RETIRED General Solomon Mujuru's family has not found closure after the decorated soldier died in a fire at his farm in Beatrice over a year ago amid indications that the case has died a natural death.
Family lawyer, Thakor Kewada who represented the Mujurus at an inquest into the death of the late general last year told The Financial Gazette this week that there were no new developments on the matter.
"At the moment there is a standstill. I can't say much about it right now although I hope we will be talking again in the near future," said Kewada.
After the inquest, the Mujuru family had appeared to be pushing for the exhumation of the late general's body for a second autopsy.
Following the release of the inquest report last year, Kewada had called for closure in the case saying the issuance of an unsatisfactory conclusion on the investigation into the retired liberation war hero's cause of death was bothersome and left a lot of questions unanswered.
At the time, he said at the top of his options was "taking the matter up on review or appealing to the High Court of Zimbabwe".
But in a previously unpublished interview with this paper close to the anniversary of the general's death, Kewada indicated that the issue was delicate.
"Everybody is treading carefully. Far too many things are happening at the moment but I can't tell you what it is that is happening. We are getting close to the anniversary. We are hoping something will happen before then. I will inform you as soon as I get the go ahead," he said at the time. That was in August last year. Nothing was ever made public if ever anything happened.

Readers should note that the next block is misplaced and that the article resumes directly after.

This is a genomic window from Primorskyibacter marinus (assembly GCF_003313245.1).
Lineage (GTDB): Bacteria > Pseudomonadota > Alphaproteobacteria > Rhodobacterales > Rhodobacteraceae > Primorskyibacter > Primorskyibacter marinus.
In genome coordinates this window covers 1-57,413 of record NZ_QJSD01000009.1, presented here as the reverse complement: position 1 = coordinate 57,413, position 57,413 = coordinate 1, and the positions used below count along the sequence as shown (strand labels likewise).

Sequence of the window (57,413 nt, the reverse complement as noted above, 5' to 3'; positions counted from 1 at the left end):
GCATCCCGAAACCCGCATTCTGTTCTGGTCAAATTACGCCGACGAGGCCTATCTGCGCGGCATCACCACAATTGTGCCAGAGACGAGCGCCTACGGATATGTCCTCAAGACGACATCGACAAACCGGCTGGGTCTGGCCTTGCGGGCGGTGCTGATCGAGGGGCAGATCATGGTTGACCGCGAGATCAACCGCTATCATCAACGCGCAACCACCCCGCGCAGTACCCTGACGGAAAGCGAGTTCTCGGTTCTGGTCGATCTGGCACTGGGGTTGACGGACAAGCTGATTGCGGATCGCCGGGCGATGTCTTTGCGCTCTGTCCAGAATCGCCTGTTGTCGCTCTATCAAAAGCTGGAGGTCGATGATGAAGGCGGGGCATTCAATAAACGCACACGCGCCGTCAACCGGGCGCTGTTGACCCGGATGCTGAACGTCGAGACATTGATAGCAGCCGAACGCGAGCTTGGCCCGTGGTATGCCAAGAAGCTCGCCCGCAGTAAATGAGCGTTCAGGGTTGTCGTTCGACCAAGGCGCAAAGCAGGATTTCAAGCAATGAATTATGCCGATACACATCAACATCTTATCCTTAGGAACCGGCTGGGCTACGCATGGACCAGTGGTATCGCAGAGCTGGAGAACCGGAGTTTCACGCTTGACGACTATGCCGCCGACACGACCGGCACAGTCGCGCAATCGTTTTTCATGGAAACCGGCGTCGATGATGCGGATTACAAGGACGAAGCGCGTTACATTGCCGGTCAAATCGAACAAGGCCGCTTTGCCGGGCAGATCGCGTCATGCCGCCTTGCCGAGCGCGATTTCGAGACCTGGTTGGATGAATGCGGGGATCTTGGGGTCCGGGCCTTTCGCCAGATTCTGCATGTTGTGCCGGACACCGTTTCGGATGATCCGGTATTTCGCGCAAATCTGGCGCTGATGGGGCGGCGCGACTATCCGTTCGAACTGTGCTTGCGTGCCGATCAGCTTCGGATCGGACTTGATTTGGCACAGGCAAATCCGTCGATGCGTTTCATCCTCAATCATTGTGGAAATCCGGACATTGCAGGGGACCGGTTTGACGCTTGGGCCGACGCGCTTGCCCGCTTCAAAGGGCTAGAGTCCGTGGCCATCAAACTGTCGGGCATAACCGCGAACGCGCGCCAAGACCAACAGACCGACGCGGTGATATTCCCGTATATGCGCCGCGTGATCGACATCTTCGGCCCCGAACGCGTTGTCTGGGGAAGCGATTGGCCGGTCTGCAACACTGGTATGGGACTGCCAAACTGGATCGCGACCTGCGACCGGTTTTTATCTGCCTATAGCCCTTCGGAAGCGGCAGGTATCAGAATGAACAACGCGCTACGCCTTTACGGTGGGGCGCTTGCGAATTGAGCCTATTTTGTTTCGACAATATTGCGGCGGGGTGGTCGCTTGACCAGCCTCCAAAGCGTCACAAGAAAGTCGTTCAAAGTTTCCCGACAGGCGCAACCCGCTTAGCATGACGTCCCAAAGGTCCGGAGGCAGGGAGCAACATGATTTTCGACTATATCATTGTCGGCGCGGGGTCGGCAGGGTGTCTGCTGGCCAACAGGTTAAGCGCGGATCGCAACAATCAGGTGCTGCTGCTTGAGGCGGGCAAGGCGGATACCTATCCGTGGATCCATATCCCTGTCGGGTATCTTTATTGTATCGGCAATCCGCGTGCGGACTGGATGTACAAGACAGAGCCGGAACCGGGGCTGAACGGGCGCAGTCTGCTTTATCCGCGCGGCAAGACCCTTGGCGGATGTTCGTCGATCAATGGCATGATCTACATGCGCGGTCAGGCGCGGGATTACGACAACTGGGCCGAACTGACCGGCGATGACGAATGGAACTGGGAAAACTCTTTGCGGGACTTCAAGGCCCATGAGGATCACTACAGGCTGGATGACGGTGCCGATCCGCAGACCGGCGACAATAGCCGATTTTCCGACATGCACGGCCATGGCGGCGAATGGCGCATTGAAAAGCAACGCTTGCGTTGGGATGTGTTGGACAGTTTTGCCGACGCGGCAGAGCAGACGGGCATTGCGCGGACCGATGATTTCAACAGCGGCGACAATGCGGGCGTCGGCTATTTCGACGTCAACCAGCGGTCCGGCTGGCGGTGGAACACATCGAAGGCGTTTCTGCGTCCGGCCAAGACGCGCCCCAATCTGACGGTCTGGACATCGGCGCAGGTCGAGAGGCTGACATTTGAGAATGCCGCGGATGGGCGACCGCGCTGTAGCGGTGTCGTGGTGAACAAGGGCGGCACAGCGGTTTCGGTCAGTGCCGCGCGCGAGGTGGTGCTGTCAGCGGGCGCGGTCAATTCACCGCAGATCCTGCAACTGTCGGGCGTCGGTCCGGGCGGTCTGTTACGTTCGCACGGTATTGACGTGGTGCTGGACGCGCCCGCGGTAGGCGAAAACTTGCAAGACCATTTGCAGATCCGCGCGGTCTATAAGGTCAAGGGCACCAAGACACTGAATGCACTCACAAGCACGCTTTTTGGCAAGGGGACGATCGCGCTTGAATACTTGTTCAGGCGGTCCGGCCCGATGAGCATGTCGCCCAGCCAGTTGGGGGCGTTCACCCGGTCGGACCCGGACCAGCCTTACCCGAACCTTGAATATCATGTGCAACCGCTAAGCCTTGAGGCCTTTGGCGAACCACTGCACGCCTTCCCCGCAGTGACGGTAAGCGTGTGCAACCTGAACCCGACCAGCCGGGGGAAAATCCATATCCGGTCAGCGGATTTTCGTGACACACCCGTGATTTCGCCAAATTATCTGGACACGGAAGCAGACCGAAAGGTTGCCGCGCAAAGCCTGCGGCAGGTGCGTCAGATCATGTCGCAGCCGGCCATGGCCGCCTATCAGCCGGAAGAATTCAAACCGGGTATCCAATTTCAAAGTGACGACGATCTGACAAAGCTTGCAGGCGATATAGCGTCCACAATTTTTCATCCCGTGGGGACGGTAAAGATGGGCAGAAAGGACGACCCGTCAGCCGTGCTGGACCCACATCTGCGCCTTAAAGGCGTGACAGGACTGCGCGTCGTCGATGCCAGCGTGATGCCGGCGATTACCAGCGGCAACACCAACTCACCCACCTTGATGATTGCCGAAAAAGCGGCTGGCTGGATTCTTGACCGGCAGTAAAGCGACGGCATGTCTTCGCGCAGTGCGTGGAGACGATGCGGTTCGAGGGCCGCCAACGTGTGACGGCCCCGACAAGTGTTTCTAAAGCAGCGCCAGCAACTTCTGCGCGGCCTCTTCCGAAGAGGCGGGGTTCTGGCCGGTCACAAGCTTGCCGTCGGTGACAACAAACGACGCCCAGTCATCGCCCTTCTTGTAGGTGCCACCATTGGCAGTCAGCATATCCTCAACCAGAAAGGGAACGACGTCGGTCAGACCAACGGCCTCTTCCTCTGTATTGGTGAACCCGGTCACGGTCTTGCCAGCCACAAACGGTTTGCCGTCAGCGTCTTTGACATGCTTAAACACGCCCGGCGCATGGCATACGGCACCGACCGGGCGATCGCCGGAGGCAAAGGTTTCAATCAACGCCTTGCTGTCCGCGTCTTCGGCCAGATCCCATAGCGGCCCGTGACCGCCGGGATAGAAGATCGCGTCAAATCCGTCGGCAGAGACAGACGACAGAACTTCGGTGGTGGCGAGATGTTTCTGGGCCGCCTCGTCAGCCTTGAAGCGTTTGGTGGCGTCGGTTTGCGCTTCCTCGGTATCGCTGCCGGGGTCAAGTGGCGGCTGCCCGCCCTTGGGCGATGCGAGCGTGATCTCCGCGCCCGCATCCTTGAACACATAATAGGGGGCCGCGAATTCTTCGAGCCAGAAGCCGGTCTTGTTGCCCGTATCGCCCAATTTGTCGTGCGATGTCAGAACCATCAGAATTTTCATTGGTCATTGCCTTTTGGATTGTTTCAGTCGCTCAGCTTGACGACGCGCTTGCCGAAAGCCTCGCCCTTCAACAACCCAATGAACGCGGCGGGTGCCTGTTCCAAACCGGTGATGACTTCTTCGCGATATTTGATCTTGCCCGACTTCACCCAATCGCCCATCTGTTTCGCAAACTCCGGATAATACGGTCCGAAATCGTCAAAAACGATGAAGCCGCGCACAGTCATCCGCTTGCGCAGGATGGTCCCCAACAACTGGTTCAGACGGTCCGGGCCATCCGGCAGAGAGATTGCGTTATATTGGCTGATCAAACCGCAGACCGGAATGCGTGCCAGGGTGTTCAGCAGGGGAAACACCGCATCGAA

Joel Mujuru, the elder brother of the late general, could not be reached for comment this week but he recently told one daily paper that the family was still pushing for answers over the mysterious death of general Mujuru. But it is not clear now whether the case would be pursued to its logical conclusion or has completely died down.
Although magistrate Walter Chikwanha who sat as coroner at the inquest ruled last year that there was no suspicion over the general's death, the family issued statements through their lawyer expressing their dissatisfaction with the verdict and called for the exhumation of Mujuru's remains to facilitate a second autopsy by an independent pathologist.
Citing varying testimonies made during the inquest, the family claimed that Mujuru had died under yet to be determined circumstances.
The general's maid, for example, reported hearing gunshots well before the fire broke out. Also, private security guards about 300 metres from the house also thought that they had heard gun shots, but could not be sure.
The policemen guarding Mujuru's farm house from about 20 metres away claimed to have either been asleep or to have heard nothing. Similarly, whereas the security guard manning the entrance to the farmhouse said Mujuru had been accompanied by another man in the front passenger seat, police officers at the farm told the court that Mujuru was alone on the night in question, but added that there had been a jacket hanging in the car.
As a result, the Mujuru family was left with more questions than answers as to what happened that fateful night.
This would not be the first "unexplained death" of a high profile figure. Relatives of high profile figures who died in mysterious circumstances such as Josiah Tongogara have remained unconvinced by the official explanations given for their deaths, with Angeline Tongogara, recently demanding to be taken to the site of her husband's death as a means of getting closure.
The widow of the late Brigadier-General Paul Amstrong Gunda, Rangarirai Gunda was recently quoted saying she would not be silenced in her quest for answers about the death in 2007 of her husband in a mysterious train crash.